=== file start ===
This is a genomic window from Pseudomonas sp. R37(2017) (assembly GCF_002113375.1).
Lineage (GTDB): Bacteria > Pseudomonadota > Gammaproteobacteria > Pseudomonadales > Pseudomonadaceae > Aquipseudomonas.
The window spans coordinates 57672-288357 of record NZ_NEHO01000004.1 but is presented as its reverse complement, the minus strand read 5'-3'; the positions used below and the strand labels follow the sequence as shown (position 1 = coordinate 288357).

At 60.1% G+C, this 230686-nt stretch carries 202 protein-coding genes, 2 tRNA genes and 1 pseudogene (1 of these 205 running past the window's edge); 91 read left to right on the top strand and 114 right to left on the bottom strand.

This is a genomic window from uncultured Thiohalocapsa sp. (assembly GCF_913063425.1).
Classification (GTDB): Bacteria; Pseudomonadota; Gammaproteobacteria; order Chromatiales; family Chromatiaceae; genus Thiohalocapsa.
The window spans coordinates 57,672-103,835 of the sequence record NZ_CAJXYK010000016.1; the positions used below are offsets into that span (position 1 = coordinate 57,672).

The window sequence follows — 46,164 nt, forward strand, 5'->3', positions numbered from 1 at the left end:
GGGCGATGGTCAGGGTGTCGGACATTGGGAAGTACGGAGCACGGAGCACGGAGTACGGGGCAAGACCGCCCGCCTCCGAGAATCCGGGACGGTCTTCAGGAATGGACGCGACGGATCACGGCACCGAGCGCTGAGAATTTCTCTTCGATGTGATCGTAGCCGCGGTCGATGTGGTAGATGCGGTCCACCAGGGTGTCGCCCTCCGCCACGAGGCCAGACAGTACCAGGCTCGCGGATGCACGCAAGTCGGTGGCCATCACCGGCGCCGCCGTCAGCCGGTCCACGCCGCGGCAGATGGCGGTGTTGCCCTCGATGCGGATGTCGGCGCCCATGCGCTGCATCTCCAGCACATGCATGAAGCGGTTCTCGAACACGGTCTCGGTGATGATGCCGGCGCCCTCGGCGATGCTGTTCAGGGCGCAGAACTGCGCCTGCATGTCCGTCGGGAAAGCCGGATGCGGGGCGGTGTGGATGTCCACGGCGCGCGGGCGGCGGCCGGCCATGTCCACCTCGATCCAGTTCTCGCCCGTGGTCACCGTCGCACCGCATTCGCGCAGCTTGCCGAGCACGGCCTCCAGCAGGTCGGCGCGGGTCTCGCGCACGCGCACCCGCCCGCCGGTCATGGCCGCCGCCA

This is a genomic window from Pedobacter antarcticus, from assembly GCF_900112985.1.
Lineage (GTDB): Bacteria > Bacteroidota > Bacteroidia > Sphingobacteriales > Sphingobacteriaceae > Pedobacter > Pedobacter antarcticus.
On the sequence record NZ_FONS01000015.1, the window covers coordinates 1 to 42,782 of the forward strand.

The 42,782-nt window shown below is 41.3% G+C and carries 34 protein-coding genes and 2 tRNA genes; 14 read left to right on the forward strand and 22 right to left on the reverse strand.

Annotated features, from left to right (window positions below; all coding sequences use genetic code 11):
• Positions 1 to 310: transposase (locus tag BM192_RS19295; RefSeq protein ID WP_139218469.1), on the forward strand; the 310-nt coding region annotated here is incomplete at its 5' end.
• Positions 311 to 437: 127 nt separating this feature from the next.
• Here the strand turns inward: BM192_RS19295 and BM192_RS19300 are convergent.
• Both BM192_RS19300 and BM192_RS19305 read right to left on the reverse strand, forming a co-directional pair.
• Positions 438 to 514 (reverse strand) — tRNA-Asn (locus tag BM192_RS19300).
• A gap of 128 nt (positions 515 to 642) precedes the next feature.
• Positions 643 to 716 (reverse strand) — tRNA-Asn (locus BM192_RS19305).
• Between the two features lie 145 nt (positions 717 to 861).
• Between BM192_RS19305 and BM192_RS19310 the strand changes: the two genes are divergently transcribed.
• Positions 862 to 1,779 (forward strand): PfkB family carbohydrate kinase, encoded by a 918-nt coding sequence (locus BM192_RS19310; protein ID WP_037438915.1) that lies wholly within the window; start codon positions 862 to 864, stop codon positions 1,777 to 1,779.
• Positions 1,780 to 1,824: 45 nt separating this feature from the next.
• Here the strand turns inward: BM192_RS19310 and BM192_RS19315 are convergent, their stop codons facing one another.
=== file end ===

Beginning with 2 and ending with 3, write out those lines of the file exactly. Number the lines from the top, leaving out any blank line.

Lineage (GTDB): Bacteria > Pseudomonadota > Gammaproteobacteria > Pseudomonadales > Pseudomonadaceae > Aquipseudomonas.
The window spans coordinates 57672-288357 of record NZ_NEHO01000004.1 but is presented as its reverse complement, the minus strand read 5'-3'; the positions used below and the strand labels follow the sequence as shown (position 1 = coordinate 288357).